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Fitch says ‘stable’ India to grow at 7.5 percent

Mumbai, Dec 7 (IANS) Maintaining a stable outlook for India, ratings agency Fitch on Monday said the country’s economy will grow by 7.5 percent in the current fiscal that will stand out globally, but warned that its business environment would remain weak despite improvements.

It has also forecast an 8 percent growth rate for India in 2016-17.

The agency said a “BBB-” rating, the lowest in the investment grade, along with a stable outlook and a strong medium-term growth prospect and favourable external finances, will balance out with high government debt, weak structurals and a difficult, but improving, business environment.

“Translation of structural reforms into improved indicators and higher real GDP (gross domestic product) growth depends on actual implementation. India’s sovereign ratings continue to be constrained by limited improvement in its fiscal position,” Fitch said.

It said even as the government continues to steadily roll out its structural reform agenda, like in liberalising the foreign equity regime, it is also facing difficulty in garnering support in the upper house of parliament for big-ticket steps, like goods and services tax regime.

“India’s relatively weak business environment and standards of governance are gradually improving as a result of the pursued reforms, but obstacles faced by investors, including infrastructure bottlenecks, have not been reduced overnight,” it said.

The agency said while India’s sovereign ratings continued to be constrained by the limited fiscal space of the government, the 23.6-percent salary hike recommended by the 7th Pay Commission has raised doubts about the feasibility of the medium-term consolidation path.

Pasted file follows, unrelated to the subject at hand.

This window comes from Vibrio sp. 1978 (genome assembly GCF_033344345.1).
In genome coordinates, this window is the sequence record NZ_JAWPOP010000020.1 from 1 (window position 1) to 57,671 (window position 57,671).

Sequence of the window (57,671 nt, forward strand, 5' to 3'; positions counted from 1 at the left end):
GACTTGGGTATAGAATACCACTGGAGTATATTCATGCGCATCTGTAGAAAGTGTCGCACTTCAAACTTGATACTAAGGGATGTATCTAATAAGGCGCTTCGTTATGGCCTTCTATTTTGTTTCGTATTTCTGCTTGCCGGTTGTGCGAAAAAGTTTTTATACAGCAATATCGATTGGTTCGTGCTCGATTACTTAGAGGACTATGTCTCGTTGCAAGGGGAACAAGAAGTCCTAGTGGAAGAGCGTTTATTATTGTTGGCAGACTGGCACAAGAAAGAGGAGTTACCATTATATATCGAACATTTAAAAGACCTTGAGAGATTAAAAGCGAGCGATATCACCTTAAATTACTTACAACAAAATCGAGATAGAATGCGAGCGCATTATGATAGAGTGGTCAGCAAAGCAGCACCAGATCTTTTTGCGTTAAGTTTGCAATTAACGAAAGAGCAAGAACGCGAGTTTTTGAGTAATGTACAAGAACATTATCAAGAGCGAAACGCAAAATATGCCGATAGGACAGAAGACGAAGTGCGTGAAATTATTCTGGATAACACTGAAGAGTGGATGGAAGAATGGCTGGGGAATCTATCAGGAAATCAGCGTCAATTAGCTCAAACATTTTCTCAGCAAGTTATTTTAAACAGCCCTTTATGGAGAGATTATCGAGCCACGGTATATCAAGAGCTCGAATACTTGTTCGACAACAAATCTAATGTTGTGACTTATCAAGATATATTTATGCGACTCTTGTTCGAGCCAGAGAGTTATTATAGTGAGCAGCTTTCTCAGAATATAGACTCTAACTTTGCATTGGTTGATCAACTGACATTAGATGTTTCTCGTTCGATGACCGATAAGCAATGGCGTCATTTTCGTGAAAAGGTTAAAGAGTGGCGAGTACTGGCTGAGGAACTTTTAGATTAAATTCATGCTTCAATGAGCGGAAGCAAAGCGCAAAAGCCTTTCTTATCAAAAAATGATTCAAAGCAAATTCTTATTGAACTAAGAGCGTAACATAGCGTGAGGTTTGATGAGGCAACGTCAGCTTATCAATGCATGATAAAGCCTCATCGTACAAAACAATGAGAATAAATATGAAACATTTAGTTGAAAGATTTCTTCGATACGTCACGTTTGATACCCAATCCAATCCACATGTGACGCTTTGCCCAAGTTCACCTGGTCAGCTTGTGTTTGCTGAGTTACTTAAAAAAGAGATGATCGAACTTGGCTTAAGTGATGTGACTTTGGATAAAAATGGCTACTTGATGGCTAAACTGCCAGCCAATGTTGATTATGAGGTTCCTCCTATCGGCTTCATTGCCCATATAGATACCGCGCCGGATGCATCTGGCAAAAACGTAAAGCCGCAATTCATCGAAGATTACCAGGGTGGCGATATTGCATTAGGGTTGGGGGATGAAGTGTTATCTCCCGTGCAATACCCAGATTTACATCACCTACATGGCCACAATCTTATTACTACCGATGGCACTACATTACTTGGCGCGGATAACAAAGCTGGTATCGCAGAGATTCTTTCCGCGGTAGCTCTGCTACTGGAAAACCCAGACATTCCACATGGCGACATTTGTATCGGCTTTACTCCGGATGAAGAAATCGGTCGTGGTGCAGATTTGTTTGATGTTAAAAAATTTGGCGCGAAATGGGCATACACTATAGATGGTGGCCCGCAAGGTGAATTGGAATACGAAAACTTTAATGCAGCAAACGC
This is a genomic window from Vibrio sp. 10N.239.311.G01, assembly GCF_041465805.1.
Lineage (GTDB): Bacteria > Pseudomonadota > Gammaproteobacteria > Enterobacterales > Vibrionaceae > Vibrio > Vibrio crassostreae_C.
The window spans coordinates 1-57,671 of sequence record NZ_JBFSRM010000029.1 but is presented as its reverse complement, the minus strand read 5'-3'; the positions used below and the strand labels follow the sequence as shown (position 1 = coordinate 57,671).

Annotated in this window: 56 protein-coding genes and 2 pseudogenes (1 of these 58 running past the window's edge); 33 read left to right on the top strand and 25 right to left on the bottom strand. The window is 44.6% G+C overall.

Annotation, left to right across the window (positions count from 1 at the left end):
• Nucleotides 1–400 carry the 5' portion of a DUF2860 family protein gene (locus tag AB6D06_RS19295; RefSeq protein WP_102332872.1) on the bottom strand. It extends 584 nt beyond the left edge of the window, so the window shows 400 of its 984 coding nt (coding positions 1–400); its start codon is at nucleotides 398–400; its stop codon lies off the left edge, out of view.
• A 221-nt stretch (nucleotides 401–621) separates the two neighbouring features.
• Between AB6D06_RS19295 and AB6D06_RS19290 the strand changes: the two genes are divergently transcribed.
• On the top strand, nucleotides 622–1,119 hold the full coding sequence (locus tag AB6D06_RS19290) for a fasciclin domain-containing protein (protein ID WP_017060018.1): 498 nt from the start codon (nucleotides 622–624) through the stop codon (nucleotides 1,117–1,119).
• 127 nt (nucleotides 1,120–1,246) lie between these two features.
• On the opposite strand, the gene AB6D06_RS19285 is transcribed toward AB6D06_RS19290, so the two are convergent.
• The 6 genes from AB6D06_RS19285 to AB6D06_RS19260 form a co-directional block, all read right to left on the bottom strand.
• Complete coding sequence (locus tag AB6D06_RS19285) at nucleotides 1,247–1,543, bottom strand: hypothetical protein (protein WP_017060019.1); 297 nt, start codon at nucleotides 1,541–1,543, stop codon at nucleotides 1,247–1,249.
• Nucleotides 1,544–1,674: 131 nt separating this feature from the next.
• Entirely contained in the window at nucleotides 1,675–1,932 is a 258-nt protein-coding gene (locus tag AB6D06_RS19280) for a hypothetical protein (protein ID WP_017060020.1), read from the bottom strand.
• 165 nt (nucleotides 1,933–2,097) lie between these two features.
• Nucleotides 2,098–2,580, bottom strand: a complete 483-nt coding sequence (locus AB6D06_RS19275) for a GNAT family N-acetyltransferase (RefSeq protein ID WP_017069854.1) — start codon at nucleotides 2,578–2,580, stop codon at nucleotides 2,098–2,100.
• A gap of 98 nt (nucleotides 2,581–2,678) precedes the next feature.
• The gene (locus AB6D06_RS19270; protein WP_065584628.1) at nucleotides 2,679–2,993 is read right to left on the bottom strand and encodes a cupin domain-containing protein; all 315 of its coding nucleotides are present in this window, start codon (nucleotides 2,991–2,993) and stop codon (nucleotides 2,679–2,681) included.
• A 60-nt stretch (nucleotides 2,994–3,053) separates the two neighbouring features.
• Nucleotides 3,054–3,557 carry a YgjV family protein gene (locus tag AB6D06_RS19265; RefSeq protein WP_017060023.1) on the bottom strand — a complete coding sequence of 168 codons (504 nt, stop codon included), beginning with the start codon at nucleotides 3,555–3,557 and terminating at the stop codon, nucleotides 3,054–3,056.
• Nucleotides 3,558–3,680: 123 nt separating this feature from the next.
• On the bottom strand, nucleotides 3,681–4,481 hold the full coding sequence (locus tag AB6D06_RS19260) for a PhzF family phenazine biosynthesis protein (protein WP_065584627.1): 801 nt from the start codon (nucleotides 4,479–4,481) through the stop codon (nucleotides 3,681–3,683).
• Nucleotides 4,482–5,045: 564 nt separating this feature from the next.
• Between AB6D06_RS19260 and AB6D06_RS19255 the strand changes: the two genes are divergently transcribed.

On inflation, it said, India’s 7.9-percent average in annual price rise over the past five years was much higher than the 3.3-percent level among the peers with the same rating. But the changes in the retail inflation profile strengthened India’s sovereign credit profile.

Furthermore, the global ratings agency pointed out that India is not immune to external shocks, but seems less vulnerable than many of its peers due to narrow current-account deficit and a build-up of reserves.

“The external balances are also likely to be strengthened by a continued rise in FDI (foreign direct investment) inflows driven by strong reform and growth momentum,” Fitch said.

Besides strong FDI inflows, Fitch said, India is less vulnerable than many peers to a potential slowdown in China. The country has a more domestically based economy and it is not part of the Asian supply chain.

However, Fitch cautioned over the ability of the public sector banks to internally generate capital to make a smooth transition towards ‘Basel III’ levels by 2019-2020.

“It remains to be seen if the government’s planned capital infusion of Rs.700 billion into the public sector banks will be adequate in light of supervisory norms and weak equity valuations,” the ratings agency said.

In addition, it elaborated that the Indian economy is less developed on a number of metrics than its peers like low ranking on the United Nations Human Development Index.